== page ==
8

One Day Events Don’t Solve Everyday Problems

By ColbyOtero.com http://bit.ly/oLGa0b

Anti-Bullying Day, Earth Day, Aboriginal Day,…

These, and many others, are important days to help raise awareness around wrong-doings that occur in our schools and society.  What we MUST be aware of is that just because we participate in these one day events does NOT mean that we have committed to change.  Change needs to happen each and every day in our schools and throughout our communities.

If we continue to need these days year after year, are we making enough progress?  Will there be a time when these days are NOT needed?  Change is slow but should we not have the expectation that the way we treat each other improves more rapidly?

I DO see the purpose of the one day events, school wide speakers, honouring ceremonies, etc but we need to be careful if we think that just because we have discussions around these issues on this day, we are going to create the needed change.  The most powerful actions are those that occur in the days/years following these events.

If the only thing we do to end bullying is wear a Pink Shirt on Anti-Bullying day, our society is in trouble.  We need to model respectful behaviour every day and encourage change by continually helping both the victims, bystanders and the bullies understand the impact of their behaviours.

Two years ago, our grade 2’s told us that “Earth Day is every day” and they modeled this with their class compost and recycling (and reduction) program as well as their awareness of the benefits of growing their own food.  As a school, we have done “litterless lunch days” but then continued on with our same (often wasteful, consuming) behaviours following these days.  Yes, the day did get people talking but I am not sure that it created the needed change.

Today, an admin colleague and I stated (paraphrased) “If we think we embrace First Nation Culture just because we participate in Aboriginal Day each year, we are doing our students a disservice… culture of ALL our students needs to be embedded in our lessons every day.”  Many of us participate in surface level activities that demonstrate equity and respect but are we having the deeper, needed dialogue around the impact of our Western values on other cultures?  Are we creating change every day so that ALL our students have a more equitable opportunity for success, regardless of race or culture?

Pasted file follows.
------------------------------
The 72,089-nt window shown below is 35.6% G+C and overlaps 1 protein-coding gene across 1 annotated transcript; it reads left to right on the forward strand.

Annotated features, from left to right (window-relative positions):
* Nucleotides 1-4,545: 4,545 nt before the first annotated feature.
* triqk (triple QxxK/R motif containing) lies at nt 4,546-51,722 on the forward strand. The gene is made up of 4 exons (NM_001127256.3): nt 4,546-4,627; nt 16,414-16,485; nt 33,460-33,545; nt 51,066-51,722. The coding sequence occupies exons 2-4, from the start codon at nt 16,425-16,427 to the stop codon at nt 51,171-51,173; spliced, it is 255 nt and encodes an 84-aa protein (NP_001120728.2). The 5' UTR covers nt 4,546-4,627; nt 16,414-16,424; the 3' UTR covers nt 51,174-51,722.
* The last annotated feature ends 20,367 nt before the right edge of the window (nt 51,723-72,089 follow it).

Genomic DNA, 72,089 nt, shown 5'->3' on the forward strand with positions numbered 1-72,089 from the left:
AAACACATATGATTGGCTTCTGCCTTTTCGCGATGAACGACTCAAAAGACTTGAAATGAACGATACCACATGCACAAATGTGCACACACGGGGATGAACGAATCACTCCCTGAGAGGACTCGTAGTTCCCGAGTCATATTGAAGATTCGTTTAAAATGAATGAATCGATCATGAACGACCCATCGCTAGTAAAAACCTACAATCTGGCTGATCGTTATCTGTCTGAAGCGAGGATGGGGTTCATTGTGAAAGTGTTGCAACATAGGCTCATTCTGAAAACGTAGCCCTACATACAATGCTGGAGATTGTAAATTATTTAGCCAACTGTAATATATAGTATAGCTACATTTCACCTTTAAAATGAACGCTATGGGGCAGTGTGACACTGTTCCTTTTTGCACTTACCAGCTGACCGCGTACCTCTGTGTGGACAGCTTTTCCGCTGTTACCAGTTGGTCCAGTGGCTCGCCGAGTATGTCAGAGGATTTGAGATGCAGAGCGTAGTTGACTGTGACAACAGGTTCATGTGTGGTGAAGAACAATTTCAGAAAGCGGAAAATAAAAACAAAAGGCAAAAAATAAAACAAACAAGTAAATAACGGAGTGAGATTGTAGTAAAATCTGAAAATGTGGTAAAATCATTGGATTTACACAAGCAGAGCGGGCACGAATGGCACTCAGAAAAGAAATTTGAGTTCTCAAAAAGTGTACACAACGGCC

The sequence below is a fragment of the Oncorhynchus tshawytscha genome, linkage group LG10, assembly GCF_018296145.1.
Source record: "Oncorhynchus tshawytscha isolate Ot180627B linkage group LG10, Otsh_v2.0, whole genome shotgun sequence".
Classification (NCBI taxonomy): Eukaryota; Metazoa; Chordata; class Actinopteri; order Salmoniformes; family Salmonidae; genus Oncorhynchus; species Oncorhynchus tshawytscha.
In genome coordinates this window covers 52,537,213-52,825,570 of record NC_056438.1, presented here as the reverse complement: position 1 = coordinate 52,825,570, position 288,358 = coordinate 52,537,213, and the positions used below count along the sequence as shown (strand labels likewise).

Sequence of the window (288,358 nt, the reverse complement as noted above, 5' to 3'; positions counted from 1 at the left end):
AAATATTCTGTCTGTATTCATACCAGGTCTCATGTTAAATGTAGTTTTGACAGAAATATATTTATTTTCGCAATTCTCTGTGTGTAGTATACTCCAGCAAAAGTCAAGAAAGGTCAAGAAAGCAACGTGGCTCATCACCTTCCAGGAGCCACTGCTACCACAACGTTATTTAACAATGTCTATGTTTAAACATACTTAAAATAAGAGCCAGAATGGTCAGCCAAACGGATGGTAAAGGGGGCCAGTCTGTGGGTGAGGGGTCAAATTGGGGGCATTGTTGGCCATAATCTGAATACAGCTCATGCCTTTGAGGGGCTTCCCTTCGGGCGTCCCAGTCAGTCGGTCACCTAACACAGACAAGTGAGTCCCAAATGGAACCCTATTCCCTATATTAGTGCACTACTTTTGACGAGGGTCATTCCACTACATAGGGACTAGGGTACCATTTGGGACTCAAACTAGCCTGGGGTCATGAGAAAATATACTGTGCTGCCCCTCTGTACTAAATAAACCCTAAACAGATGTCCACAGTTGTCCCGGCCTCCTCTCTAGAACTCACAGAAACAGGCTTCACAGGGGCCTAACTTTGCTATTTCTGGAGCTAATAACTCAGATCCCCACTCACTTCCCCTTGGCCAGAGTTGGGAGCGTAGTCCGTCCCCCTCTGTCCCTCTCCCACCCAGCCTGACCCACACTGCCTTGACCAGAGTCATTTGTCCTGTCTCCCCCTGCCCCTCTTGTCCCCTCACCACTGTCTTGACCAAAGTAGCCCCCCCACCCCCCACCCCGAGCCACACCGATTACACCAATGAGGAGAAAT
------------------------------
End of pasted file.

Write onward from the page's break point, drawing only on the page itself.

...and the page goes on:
Many schools are hosting Identity Day fairs that provide students with an opportunity to showcase who they are.  In schools, do we continually honour and provide students with opportunities to develop and showcase their passions or do we merely award select students at the end of the year? Are our students more aware of their strengths and what they can do or their deficits and what they cannot?

We need to continue t0 honour and celebrate who we are and where we come from throughout the year. There are awareness and celebratory days in which we should be participating but if we look to a one day event to create the needed major change and solve problems that occur every day, we need to ask ourselves… what are we doing to create this change every other day of the year?

Anybody can work to create change by doing something for a single day… but this is never enough.  We must ‘be the change’ EVERY day.

 

25

Identity Day: Pride In Who We Are

Identity_Day_Logo

As an educator, I have had so many moments that have taken my breath away; working with kids, we often find ourselves truly inspired.  On Thursday, April 14th, 2011, I had the privilege of being inspired by every student at our school in a way that I can honestly say, had me leave the school that evening with a memory of the best day I have ever had as an educator.